Power Africa, a U.S led initiative, has announced the launch of the Power Africa Uganda Electricity Supply Accelerator, an $11 million fund that will support the government of Uganda’s electrification goals.
The accelerator will facilitate the addition of 1000 megawatts of generation capacity and 1,000,000 new electricity connections by 2020.
The announcement was made at the Uganda Solar Energy Association Expo at the Kampala Serena Hotel on Wednesday.
More than 40 local and international solar companies showcased solution for lighting off-grid homes, businesses and public buildings irrigating farmland and so much more.
U.S. Ambassador Deborah R. Malac and UK High Commissioner Peter West also announced programs to support the continued growth of energy access in Uganda in order to increase economic opportunities for all Ugandans.
“Solar home systems can contribute greatly to National Development,” said Malac.
“With solar energy, we can power irrigation systems, we can store medicine in rural health centers and we can improve the quality of education children receive.”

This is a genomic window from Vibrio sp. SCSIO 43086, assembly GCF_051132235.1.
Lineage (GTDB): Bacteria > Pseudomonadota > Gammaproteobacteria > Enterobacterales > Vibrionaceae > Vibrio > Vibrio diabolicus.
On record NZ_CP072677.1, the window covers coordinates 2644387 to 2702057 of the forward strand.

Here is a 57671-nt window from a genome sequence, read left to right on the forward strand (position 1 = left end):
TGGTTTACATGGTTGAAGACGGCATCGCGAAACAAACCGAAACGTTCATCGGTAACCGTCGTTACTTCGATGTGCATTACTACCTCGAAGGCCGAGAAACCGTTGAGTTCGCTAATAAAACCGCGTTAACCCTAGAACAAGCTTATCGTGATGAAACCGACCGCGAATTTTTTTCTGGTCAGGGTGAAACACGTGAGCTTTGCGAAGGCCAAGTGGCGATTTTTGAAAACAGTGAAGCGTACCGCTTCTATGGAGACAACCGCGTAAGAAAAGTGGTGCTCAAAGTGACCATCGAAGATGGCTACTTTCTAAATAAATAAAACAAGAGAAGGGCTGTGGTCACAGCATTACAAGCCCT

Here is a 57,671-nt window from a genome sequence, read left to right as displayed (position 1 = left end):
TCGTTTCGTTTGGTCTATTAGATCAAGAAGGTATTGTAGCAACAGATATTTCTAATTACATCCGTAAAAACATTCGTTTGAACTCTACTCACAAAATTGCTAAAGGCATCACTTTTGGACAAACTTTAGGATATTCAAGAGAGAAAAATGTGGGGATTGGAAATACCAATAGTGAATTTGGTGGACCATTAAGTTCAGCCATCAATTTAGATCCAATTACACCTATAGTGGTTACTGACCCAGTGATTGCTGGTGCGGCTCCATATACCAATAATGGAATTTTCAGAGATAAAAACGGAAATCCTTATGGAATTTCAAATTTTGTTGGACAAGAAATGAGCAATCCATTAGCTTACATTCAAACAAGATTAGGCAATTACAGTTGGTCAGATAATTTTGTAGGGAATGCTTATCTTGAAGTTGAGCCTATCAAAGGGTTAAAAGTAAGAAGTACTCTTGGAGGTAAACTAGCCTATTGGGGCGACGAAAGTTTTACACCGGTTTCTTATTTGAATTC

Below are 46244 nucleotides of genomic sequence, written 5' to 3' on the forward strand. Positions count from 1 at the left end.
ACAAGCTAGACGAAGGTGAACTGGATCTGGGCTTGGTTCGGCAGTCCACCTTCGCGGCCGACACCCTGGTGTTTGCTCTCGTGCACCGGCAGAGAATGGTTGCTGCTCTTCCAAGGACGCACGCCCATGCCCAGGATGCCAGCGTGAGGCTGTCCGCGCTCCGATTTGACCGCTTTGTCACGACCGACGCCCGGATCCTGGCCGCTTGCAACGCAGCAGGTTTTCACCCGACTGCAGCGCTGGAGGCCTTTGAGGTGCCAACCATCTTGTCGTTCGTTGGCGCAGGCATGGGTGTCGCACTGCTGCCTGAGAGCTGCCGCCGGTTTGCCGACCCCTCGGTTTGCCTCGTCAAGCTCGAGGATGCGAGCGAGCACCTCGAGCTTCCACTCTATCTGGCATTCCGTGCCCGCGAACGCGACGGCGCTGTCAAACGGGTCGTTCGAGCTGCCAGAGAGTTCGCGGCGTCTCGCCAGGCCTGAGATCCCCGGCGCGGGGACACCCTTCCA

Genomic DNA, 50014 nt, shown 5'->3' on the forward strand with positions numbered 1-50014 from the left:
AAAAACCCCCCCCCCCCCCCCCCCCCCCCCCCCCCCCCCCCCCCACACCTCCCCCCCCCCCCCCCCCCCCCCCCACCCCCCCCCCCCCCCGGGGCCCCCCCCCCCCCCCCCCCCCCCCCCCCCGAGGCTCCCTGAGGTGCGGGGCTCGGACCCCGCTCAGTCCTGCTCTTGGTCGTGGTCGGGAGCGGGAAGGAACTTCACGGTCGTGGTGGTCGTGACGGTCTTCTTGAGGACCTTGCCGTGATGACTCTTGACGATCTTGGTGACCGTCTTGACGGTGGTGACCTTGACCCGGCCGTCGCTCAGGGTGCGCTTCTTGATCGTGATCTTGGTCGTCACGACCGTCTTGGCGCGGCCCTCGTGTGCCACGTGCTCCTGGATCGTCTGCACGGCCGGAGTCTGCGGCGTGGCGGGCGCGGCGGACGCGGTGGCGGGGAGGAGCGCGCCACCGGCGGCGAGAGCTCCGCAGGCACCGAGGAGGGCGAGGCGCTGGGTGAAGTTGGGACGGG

During the Expo, UK department for International Development announced a launch of a one-year project to build the capacity and independence of the Uganda Solar Energy Association (USEA).
Despite the abundance of solar energy in Uganda, its use as an electricity and heat energy is still limited reasons, Emmy Kimbowa chairman Energy Systems attributes to the cost of solar energy equipment.
“Things like solar panels are very expensive for many Ugandans, so many resort to backing out,”Kimbowa said.
The ministry of Energy figures shows that electricity demand in Uganda is estimated to increase constantly at an average annual rate of about 8%. Currently Uganda generates about 851 MW.
Annually 50MW of new generation capacity needs to be added to the national grid in order to avoid supply shortages.